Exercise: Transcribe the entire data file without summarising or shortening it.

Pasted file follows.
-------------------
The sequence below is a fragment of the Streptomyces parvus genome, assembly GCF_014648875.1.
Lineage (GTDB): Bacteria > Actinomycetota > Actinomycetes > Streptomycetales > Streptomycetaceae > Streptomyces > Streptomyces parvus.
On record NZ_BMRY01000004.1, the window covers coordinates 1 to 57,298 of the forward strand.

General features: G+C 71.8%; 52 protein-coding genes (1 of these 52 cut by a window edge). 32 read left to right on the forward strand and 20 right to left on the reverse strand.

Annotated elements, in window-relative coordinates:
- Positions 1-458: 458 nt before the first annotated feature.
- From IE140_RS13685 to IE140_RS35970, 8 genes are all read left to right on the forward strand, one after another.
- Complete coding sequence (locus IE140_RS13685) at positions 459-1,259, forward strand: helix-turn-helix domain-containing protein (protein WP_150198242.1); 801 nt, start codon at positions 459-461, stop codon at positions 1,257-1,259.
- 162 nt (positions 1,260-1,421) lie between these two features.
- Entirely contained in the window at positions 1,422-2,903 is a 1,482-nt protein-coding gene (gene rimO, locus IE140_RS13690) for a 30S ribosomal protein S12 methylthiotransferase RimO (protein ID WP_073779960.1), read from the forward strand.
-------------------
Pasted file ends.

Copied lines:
The sequence below is a fragment of the Streptomyces parvus genome, assembly GCF_014648875.1.
Lineage (GTDB): Bacteria > Actinomycetota > Actinomycetes > Streptomycetales > Streptomycetaceae > Streptomyces > Streptomyces parvus.
On record NZ_BMRY01000004.1, the window covers coordinates 1 to 57,298 of the forward strand.

General features: G+C 71.8%; 52 protein-coding genes (1 of these 52 cut by a window edge). 32 read left to right on the forward strand and 20 right to left on the reverse strand.

Annotated elements, in window-relative coordinates:
- Positions 1-458: 458 nt before the first annotated feature.
- From IE140_RS13685 to IE140_RS35970, 8 genes are all read left to right on the forward strand, one after another.
- Complete coding sequence (locus IE140_RS13685) at positions 459-1,259, forward strand: helix-turn-helix domain-containing protein (protein WP_150198242.1); 801 nt, start codon at positions 459-461, stop codon at positions 1,257-1,259.
- 162 nt (positions 1,260-1,421) lie between these two features.
- Entirely contained in the window at positions 1,422-2,903 is a 1,482-nt protein-coding gene (gene rimO, locus IE140_RS13690) for a 30S ribosomal protein S12 methylthiotransferase RimO (protein ID WP_073779960.1), read from the forward strand.